A project to put all of the world’s constitutions online in one location has drawn the attention of Google and a lot of people interested in tracking global trends.
It was back on this day in 1789 that Congress passed the act that officially created the Supreme Court. A lot has changed since then about the Court and the nine justices that sit on its bench.
Lyle Denniston looks at the question of term limits for Supreme Court Justices, and why it is an issue with many implications.
It was 224 years ago today that Congress signed the law that created the Supreme Court, and a look back at the first court shows personal drama that included a justice dodging creditors, a failed suicide attempt and a Chief Justice who was America’s most-hated man, for a time.
Media pundits are crowing about a likely government shutdown on October 1, as Democrats and Republicans argue about a new budget in Washington. But what does that really mean—and could some folks be exaggerating the problem?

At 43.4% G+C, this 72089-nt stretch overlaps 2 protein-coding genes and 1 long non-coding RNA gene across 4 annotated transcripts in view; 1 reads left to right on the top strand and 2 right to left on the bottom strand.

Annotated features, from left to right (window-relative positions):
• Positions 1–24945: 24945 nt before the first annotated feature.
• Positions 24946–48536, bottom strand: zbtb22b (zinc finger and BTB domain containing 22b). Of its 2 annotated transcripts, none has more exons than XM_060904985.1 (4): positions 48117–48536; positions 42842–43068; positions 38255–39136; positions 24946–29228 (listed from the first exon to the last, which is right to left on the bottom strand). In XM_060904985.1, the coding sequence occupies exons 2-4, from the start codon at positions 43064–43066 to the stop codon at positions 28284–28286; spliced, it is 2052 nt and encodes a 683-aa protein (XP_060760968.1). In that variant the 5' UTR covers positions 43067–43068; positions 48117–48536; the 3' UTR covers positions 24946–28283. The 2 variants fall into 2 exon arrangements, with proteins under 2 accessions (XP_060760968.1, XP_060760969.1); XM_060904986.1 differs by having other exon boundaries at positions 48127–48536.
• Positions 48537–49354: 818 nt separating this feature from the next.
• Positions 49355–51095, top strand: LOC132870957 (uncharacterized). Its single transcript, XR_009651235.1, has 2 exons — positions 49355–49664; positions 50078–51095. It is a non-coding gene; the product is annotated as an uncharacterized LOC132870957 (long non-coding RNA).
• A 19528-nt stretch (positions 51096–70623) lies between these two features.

Tad DeHaven, a Cato Institute budget analyst and former Indiana state budget official, explains how the Washington shutdown battle could leave conservatives staring at a bigger government budget, despite their efforts to cut spending.
Jim Harper from the Cato Institute says the best way to determine if a search or seizure is constitutional is to just use the ordinary meanings of the words in the Fourth Amendment.
In this commentary, David H. Gans from the Constitutional Accountability Center argues that the debate over the religious rights of corporations is akin to the Citizens United case.
Lyle Denniston looks at the Library of Congress sharing a massive record of constitutional learning by its own experts to anyone with a mobile device or a computer – for free.
The National Constitution Center’s Jeffrey Rosen joined Carrie Cordero from Georgetown and Claire Finkelstein from Penn on Constitution Day 2013 to discuss all angles on the debate about drones, liberty, and security.